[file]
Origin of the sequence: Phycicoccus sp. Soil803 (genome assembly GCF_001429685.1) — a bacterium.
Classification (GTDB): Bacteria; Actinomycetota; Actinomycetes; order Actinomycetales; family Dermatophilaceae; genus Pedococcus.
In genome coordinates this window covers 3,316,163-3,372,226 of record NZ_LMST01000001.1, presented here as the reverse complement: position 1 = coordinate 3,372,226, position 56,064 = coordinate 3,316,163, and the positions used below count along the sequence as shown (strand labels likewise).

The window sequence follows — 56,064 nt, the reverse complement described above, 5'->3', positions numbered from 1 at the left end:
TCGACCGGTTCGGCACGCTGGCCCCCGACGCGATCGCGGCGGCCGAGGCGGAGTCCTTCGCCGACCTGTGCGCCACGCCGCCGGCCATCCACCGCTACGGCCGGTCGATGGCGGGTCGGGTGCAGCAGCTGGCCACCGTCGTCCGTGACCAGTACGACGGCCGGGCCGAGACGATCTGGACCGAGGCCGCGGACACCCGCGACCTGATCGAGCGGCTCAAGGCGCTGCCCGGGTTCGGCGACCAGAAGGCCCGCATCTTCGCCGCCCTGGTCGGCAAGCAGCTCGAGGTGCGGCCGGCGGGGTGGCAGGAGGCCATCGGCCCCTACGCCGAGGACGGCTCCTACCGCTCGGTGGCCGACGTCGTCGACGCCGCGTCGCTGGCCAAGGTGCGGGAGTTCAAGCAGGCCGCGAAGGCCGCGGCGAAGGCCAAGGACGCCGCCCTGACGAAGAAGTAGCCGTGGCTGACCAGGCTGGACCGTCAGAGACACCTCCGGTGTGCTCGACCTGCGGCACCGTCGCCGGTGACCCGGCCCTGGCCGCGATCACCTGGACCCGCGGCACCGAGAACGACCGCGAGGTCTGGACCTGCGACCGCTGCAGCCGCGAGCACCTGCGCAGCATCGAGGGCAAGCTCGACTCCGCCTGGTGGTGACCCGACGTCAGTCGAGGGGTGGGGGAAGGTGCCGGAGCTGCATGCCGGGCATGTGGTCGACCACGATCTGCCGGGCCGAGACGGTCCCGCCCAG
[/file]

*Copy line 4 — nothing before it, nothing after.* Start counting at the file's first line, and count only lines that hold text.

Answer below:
The window sequence follows — 56,064 nt, the reverse complement described above, 5'->3', positions numbered from 1 at the left end: